Liz x

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Crochet Macarons Pattern

Feb 2019 Update – PDF Pattern now available on Etsy

I’m considering making a bunch of these as favours for Lottie’s birthday party next month so I combined some of the bits I’ve picked up from amigurumi and cupcake patterns and came up with a pattern of my own. I have come across crochet macarons before but they always turned out so small and not very macaron-looking. So here’s my own attempt at a pattern.

free crochet macaron pattern from liz&lottie

They are pretty much the same size as a regular macaron you get from a cafe. Perfect for pretend tea parties and play kitchens.

Here are the finished products. They work up in about half an hour if you’re familiar with the 6-12-18-24-30 round stitch expansion.

crochet macaroons 3

  (20c coin for scale)

I think they look pretty good. Here’s the super basic pattern.

Crochet Macarons

U.S based terminology; SC = single crochet, SlSt = slip stitch, Ch1 = chain one,

(2SC) 1SC x 6 = two SC into one stitch to create an increase, 1 SC into the next stitch then repeat six times.

{xx} = stitch count at end of round.

You will need; 

  • 3mm crochet hook
  • 8 ply/ DK yarn in 2 colours – one for the biscuit and on for frosting.
  • Toy stuffing or yarn scraps
  • Scissors & Yarn needle

Method; Top Biscuit

  1. 6 x SC into a magic circle. Sl St to join. Ch1. {6}
  2. 2 x SC into each stitch around. Sl St to join and Ch1. {12}
  3. (2 SC) 1 SC x 6. SlSt and Ch1. {18}
  4. (2SC) 2 SC x 6. SlSt and Ch1. {24}
  5. Final increase round. (2SC) 3 SC x 6. SlSt to join and Ch 1 {30}
  6. SC into each stitch around. SlSt, Ch1 {30}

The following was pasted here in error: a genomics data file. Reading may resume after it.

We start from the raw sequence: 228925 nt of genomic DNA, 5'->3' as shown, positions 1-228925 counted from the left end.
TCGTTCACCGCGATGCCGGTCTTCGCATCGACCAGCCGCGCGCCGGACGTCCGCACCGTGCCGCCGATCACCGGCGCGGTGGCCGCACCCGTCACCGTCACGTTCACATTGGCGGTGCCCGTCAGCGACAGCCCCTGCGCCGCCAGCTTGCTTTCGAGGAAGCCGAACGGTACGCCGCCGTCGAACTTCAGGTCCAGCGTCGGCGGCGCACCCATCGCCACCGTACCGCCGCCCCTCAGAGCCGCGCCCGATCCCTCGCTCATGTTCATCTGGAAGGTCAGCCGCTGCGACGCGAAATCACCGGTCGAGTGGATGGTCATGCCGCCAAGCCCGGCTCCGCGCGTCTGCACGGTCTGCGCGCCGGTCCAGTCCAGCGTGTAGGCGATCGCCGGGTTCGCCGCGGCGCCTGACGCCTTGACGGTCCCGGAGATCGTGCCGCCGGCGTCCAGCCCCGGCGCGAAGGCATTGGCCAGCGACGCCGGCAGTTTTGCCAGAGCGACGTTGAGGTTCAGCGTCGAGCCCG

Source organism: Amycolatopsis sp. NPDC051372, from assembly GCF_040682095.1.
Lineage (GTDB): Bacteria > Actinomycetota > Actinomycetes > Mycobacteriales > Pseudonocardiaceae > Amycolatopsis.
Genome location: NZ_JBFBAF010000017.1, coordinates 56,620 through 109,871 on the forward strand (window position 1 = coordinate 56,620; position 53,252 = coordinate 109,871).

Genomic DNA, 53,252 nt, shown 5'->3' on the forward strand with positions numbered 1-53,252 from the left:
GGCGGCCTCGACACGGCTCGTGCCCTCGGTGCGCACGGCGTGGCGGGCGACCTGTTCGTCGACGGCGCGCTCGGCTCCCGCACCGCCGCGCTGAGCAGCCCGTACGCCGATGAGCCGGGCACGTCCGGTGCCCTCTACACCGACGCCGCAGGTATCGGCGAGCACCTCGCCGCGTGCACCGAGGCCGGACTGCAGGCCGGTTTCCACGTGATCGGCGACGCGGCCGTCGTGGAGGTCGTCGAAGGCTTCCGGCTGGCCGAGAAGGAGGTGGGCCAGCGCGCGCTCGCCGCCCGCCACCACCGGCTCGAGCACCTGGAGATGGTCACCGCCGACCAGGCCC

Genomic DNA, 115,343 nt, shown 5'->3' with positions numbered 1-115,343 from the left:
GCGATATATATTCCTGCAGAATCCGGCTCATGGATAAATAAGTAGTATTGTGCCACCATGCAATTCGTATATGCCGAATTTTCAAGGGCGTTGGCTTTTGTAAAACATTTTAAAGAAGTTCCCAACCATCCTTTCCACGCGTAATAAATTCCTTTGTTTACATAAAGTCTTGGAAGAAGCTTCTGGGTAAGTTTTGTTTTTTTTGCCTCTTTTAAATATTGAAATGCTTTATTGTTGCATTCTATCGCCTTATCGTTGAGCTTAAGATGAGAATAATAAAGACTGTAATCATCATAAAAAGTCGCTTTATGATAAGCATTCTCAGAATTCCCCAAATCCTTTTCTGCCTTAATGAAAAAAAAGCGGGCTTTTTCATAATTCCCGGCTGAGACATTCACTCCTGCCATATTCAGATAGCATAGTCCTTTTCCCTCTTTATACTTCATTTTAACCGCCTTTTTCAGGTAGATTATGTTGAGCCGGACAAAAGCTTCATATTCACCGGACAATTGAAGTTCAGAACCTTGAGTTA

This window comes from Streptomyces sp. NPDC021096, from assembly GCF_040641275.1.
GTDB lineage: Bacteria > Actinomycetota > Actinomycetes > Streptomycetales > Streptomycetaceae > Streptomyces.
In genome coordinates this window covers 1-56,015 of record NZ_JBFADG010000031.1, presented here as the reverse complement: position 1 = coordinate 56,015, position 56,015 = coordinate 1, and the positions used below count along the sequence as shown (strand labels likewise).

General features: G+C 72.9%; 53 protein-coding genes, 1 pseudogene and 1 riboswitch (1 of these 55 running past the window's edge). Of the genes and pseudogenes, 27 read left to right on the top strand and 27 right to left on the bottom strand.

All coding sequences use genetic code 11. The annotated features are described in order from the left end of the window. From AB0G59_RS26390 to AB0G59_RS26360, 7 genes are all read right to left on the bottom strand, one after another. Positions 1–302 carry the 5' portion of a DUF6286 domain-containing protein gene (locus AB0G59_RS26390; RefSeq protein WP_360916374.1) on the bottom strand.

7. SC into each stitch, change colour and Sl St, Ch1 to reach row 8 with a new colour. {30}

Frosting

8. 30 SC into back loops only. SlSt to join. Fasten off leaving a long tail for sewing.

Bottom Biscuit

Repeat steps for rows 1 – 7 and fasten off instead of changing colour.

vvvv What you have should look something like this vvvv

crochet macaroons 1

Notes on Sewing

Everyone has their preferred way of putting crocheted toys together. In this instance putting the needle straight through the V created by the SC in the frosting and then into the bumps on the inner side of the bottom biscuit all the way around created the neatest edge. It also made a little ridge on the bottom part to match where you crocheted into back loops only.

crochet macaroons 2

Sew 2/3 of the way closed then stuff with toy filling or yarn scraps. Don’t over stuff or you’ll end up with an oval shaped ball. Even out the stuffing by holding your macaron in the centre between your thumb and forefinger and rotating it to flatten the shape slightly. Finish closing the gap and sew in your ends. And that’s it!

I’ve made a bunch of these and have plans to put them in my Etsy store as well as use them for party favours.

I’m loving making these and I hope you will too.

Liz x

The usual blog pattern disclaimer notes apply; You can sell the macarons you make but don’t sell this pattern. If you share it on your blog, Pinterest etc. please link back here. Thanks!